Of teachers and students – a sonata in A minor

Sunrises – a Romantic indulgence of mine. © Charles Thibo

Is it a personal tragedy when the pupil outdoes the teacher? Or does it fill him with pride? Carl Reinecke (1824-1910) is an unknown unknown. His students however are well-known or at least known unknown composers i.e. unknown by the general public, but a reference for experts like the readers of this blog: Max Bruch, Leos Janacek, Edvard Grieg and Julius Röntgen. I think it is safe to say that Reinecke’s four students outdid their teacher in terms of celebrity. But they rival him in terms of excellence in composition remains to be seen.

I had read the name of Reinecke in the past and did not think much about it. Then I stumbled in one of those glossy music & lifestyle magazine I happen to subscribe to – I won’t say which – over a review of a recording of three sonatas for cello and piano written by Reinecke and since the name sounded vaguely familiar I gave it a try. I was richly rewarded since both pieces are true gems. The Sonata in A minor, written and published in 1855, is my favourite and here is why: It has all the hallmarks of German Romanticism. Lyrical, melancholic etc. That’s obviously a plus. Oxford Music Online tells me that “despite being influenced by [Felix] Mendelssohn’s melodic style, [Reinecke] was stylistically nearer to [Robert] Schumann”. Well, I like both composers, so that’s another plus.

Furthermore Reinecke was a champion of the so-called “Hausmusik”, music written to be performed at home by and for family members or friends, music conferring a certain intimacy and void of any extravagant tricks, sparkling effects that would rather aim to impress a greater audience. The majority of his compositions are chamber music works, but he write a few operas and several symphonic works too.

Reinecke’s sonata get’s a triple A in the parlance of rating agencies. And his talent was recognized by his contemporaries: Schumann, Mendelssohn, both having taught Reinecke at some point, and Liszt, whose daughter studied with Reinecke. In 1851 Reinecke moved to Cologne to teach counterpoint and the piano at Hiller’s conservatory, in 1860 he moved to the conservatory of Leipzig founded under the impulse of Mendelssohn. In Leipzig he also conducted the Gewandhausorchester.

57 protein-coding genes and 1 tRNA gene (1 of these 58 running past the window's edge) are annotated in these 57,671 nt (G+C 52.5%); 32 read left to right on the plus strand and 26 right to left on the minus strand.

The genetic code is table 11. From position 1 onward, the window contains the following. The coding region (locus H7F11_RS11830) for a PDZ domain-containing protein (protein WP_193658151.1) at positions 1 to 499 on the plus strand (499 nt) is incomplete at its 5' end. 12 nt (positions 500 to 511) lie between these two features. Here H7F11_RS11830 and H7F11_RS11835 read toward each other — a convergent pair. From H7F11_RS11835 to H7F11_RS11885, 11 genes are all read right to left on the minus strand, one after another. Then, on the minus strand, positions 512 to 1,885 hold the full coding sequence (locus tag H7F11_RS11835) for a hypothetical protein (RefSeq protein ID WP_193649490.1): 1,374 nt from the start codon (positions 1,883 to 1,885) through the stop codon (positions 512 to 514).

The sonata has been recorded by the German cellist Manuel Fischer-Dieskau, the son of the famous baritone Dietrich Fischer-Dieskau, and the Canadian pianist Connie Shih.

© Charles Thibo

Radical Rosenberg’s breathless ride on the piano

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Today. Tomorrow. © Charles Thibo

I am returning to a favourite subject of mine: the evolution of taste and aesthetics over time. A new city quarter is rising in the south of Luxembourg city: office buildings, high-end condos, a shopping mall, the new French lycée. I drive by twice everyday and I see how it grows, takes its definite shape. It’s fascinating. Modern architecture: My pictures illustrating contemporary music often are inspired by this huge construction site. I am curious. I may not like the architecture, but I am curious nevertheless. I came to think of this as I listened for the first time to Hilding Rosenberg’s Piano Concerto No. 1.

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A delicate, poetic scent from Fanny’s garden of songs

Unobtrusive beauty. © Charles Thibo

Four voices. Nature as the inspiring element. Silence and peace as one of the central themes. Purity. Beauty. Harmony. “Unfortunately I have nothing for you except my part-songs and I would appreciate if you could play them for Cécile, always a well-meaning audience for me […] I associate a very pleasant time with these songs and I prefer them over my other songs”, writes the composer on February 1, 1847. Fanny Mendelssohn is the author, and in 1847 she sent a copy of the Gartenlieder, Op. 3 (Garden Songs) to her brother Felix. Cécile of course was Felix’ wife and the two women kept in touch regularly through letters. Fanny stayed in Berlin, Felix and Cécile in Leipzig where Felix led the Gewandhausorchester.

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A serene morning stroll with Johannes Brahms

Vienna. © Charles Thibo

An early morning in Vienna – what a gift! The city was already on the move, but the serenity of a peaceful night still lingered over little streets north and east of the Stephansdom. I had woken up early and could spare an hour between breakfast and my appointment at the United Nations to stroll around, to spend a moment or two inside the dome, accompanied by my good friend Johannes Brahms. Over my iPhone I listened to the Gewandhausorchester Leipzig under Riccardo Chailly performing Brahm’s Symphony No. 4 in E minor, Op. 98. The opening reminded my of a short prayer, later the first movement features waltz-like elements – Good morning, Vienna!

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